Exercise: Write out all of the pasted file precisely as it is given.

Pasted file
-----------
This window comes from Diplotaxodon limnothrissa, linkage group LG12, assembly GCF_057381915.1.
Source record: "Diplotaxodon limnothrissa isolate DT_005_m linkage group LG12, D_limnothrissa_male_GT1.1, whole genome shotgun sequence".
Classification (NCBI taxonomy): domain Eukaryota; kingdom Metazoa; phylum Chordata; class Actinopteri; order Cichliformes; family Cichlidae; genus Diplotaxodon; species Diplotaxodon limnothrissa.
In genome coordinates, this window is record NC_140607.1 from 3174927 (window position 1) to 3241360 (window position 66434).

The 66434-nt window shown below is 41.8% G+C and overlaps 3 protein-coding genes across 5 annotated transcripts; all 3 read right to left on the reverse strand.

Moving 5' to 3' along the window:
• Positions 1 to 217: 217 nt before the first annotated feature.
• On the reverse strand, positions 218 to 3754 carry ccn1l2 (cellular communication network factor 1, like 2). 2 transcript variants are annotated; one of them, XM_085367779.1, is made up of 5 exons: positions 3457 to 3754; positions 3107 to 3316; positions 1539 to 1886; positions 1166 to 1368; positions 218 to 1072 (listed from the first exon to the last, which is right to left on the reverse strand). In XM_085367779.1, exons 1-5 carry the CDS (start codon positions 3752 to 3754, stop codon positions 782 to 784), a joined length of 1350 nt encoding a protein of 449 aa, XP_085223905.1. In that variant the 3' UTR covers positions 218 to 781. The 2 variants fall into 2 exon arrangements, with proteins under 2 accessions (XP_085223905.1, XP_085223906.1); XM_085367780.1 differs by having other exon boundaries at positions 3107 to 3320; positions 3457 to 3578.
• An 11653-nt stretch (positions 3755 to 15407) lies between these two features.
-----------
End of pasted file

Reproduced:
This window comes from Diplotaxodon limnothrissa, linkage group LG12, assembly GCF_057381915.1.
Source record: "Diplotaxodon limnothrissa isolate DT_005_m linkage group LG12, D_limnothrissa_male_GT1.1, whole genome shotgun sequence".
Classification (NCBI taxonomy): domain Eukaryota; kingdom Metazoa; phylum Chordata; class Actinopteri; order Cichliformes; family Cichlidae; genus Diplotaxodon; species Diplotaxodon limnothrissa.
In genome coordinates, this window is record NC_140607.1 from 3174927 (window position 1) to 3241360 (window position 66434).

The 66434-nt window shown below is 41.8% G+C and overlaps 3 protein-coding genes across 5 annotated transcripts; all 3 read right to left on the reverse strand.

Moving 5' to 3' along the window:
• Positions 1 to 217: 217 nt before the first annotated feature.
• On the reverse strand, positions 218 to 3754 carry ccn1l2 (cellular communication network factor 1, like 2). 2 transcript variants are annotated; one of them, XM_085367779.1, is made up of 5 exons: positions 3457 to 3754; positions 3107 to 3316; positions 1539 to 1886; positions 1166 to 1368; positions 218 to 1072 (listed from the first exon to the last, which is right to left on the reverse strand). In XM_085367779.1, exons 1-5 carry the CDS (start codon positions 3752 to 3754, stop codon positions 782 to 784), a joined length of 1350 nt encoding a protein of 449 aa, XP_085223905.1. In that variant the 3' UTR covers positions 218 to 781. The 2 variants fall into 2 exon arrangements, with proteins under 2 accessions (XP_085223905.1, XP_085223906.1); XM_085367780.1 differs by having other exon boundaries at positions 3107 to 3320; positions 3457 to 3578.
• An 11653-nt stretch (positions 3755 to 15407) lies between these two features.